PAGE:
Thursday night at the mehndi ceremony, Tejal had her hands and feet elaborately adorned with henna. The artist writes the husband's name somewhere in the design, and on the wedding night he's supposed to find it. Since traditionally husbands and wives didn't know each other at all beforehand, this was a sort of wedding night icebreaker.
It took a couple hours for the artist to complete the decorations. She squeezes the henna through what looks like a pastry tube, and in fact, the consistency is like frosting.
In order for the henna to really set into your skin, you want to keep it moist. So throughout the evening Tej had a mix of lemon juice and sugar applied to her hands. What this meant was that she couldn't do anything for herself. She had to be fed. She had to walk around with her hands outstretched, and her feet bare. She slept with plastic bags on her hands. The price of beauty.
Indian brides are highly adorned, often to the point where they can barely move because their sari is so heavy with decoration and they're wearing so much gold. Two of her aunts dressed her, while Tej stood patiently being wrapped and tucked and pinned and bejeweled. She wasn't bedecked to the point of not being able to move, but her sari was exquisitely embroidered and she had gorgeous jewelry, including, of course, a plethora of bangles on each wrist.
Tej truly looked like a princess. I mean, she's exquisitely beautiful anyway, but once she had on the sari, the jewels, the makeup, the veil, she completely took my breath away. I can't imagine a more stunning bride, honestly. And her father just walked around beaming. He was clearly so happy, and so very proud.
The bridesmaids were all in maroon and gold skirts and tops. Two of the six were Indian and they helped the rest tuck and pin and adjust. They all pulled off the outfits with ease and looked beautiful.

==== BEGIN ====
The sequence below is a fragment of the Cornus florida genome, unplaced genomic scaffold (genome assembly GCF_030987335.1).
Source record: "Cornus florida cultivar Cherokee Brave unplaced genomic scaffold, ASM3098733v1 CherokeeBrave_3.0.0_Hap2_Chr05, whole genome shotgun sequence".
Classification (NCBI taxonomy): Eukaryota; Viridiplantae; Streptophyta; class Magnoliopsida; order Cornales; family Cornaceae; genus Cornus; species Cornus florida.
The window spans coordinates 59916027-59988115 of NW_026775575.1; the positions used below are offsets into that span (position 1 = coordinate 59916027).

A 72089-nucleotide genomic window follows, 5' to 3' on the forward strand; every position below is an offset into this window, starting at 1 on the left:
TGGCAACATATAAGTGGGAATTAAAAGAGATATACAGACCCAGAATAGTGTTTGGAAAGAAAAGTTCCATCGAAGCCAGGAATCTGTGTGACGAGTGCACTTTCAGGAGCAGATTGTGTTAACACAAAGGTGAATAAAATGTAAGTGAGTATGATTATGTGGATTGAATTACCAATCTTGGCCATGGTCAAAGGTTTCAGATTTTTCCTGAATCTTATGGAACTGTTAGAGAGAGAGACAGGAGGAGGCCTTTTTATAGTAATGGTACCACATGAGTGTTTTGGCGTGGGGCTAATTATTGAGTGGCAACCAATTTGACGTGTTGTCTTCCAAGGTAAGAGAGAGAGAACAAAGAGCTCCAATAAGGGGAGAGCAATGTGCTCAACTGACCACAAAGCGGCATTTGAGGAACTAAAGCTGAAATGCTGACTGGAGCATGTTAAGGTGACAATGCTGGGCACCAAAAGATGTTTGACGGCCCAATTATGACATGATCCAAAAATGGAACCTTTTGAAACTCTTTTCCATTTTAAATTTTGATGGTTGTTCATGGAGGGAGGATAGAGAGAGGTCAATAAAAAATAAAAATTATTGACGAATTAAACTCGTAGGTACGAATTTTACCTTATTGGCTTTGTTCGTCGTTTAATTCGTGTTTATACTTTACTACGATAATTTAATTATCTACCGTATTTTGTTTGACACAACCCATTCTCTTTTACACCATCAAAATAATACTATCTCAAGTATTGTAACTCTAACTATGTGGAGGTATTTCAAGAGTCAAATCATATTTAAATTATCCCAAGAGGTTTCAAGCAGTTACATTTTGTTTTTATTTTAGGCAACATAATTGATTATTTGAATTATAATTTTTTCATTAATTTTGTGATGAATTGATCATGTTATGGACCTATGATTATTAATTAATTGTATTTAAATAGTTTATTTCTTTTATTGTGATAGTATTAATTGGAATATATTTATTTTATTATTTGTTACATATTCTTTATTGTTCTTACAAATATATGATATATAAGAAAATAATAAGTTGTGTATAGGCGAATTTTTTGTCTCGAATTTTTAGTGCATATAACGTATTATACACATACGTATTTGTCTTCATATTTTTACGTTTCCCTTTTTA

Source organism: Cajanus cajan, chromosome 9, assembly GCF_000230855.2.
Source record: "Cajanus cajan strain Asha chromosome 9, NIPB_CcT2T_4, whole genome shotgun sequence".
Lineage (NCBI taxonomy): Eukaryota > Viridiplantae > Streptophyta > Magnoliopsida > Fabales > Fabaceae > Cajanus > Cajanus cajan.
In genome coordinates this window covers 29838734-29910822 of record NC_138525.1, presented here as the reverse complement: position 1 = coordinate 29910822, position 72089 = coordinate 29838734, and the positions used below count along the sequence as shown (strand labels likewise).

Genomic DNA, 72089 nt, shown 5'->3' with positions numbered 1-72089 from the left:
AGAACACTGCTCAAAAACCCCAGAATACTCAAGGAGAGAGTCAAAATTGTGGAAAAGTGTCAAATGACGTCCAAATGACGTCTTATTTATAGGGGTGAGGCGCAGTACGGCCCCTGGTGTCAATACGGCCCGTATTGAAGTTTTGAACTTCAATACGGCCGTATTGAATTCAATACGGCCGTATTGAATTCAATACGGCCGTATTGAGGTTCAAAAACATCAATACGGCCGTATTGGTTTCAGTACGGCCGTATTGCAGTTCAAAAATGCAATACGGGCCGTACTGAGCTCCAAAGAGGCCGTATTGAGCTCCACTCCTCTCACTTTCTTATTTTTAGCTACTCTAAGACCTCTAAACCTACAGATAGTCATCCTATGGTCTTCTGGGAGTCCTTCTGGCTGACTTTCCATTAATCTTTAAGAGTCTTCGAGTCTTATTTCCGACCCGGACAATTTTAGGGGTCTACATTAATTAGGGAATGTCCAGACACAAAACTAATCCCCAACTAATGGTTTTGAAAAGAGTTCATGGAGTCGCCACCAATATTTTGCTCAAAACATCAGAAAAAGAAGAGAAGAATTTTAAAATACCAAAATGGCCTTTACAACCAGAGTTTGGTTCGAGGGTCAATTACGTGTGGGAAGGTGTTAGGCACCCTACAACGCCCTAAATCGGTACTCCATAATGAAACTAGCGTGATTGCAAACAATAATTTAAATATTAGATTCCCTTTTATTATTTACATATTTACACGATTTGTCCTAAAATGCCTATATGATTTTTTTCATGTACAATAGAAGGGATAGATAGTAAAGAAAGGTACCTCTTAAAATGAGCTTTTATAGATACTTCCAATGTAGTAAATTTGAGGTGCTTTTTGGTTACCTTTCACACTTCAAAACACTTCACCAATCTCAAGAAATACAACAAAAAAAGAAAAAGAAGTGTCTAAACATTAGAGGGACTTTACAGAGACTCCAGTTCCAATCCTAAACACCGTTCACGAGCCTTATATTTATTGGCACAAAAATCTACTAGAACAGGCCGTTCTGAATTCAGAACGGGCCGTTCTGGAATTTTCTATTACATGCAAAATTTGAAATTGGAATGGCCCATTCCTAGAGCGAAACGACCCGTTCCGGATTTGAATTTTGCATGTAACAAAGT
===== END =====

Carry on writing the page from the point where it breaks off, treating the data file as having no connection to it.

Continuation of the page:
Traditional Indian wedding ceremonies can last hours. During that time, people will get up, get food, chat, mingle, and then sit back down to watch the ceremony. A little like watching television. For this wedding, though, they kept the ceremony relatively brief.
The priest performed the ceremony in Sanskrit, with English explanations for different prayers and blessings. Tej said at points in the ceremony they were encouraging the priest to glide through various bits to speed things along. This made me laugh out loud. Can you imagine asking a Catholic priest to hurry through parts of the Mass so it's not too long?
Earlier that morning Tej had opened the box of things the priest was going to use in the ceremony. As soon as she took the lid off, I had a Proustian moment, albeit with smell. The contents of that box just smelled like India to me - fragrant with spice.
I'd been surrounded since Thursday with the colors of India, but until those smells washed over me, I'd forgotten what a sensory experience India is. It made me homesick, which I realize sounds silly, because India isn't home for me. But it was for eight years of my life, and I spent the weekend reveling in the familiarity of the clothing, music, food, scents of India. I felt rich and lucky, so lucky to be invited to share in it.
For the reception Tej put on another outfit, also sequined and embroidered and just incredibly elegant. She'd toned down a little of the bling, but still, I had this vague and secret hope that a waterfall would appear out of nowhere and she would break into song and everything would get all Bollywood.
She and her husband Raj were all sparkly happy and grinning from ear to ear when they made their entrance. They gazed at each other through the entire first dance, and I suspect they momentarily forgot there was anyone else in the room. Or even the universe, maybe. So happy, so in love.
Tej lent me a sari and one of her aunts wrapped me in it when they were finished dressing her. Basically, you have a cotton petticoat with a drawstring, and you pull the drawstring as tight as you can possibly bear it. Ouch. And then a little tighter. And then the sari is wrapped around, pleated in the front, and all tucked in to the waist of the petticoat and pinned to keep it in place. One end is then draped over your shoulder and pinned to your top.
It's simultaneously simple and elaborate. I'd forgotten how incredibly elegant it feels. She also lent me all the bling. And we all got bindis to match our outfits.
They had a gorgeous wedding. They were surrounded by friends and four generations of family in attendance. The weather was perfect - sunny, warm, and absolutely no humidity. The ceremony was on the water and there wasn't a cloud in the sky.
They are clearly a really happy couple, so in love and so very loved. You can't really ask for more than that.
Congratulations, Tejal and Raj!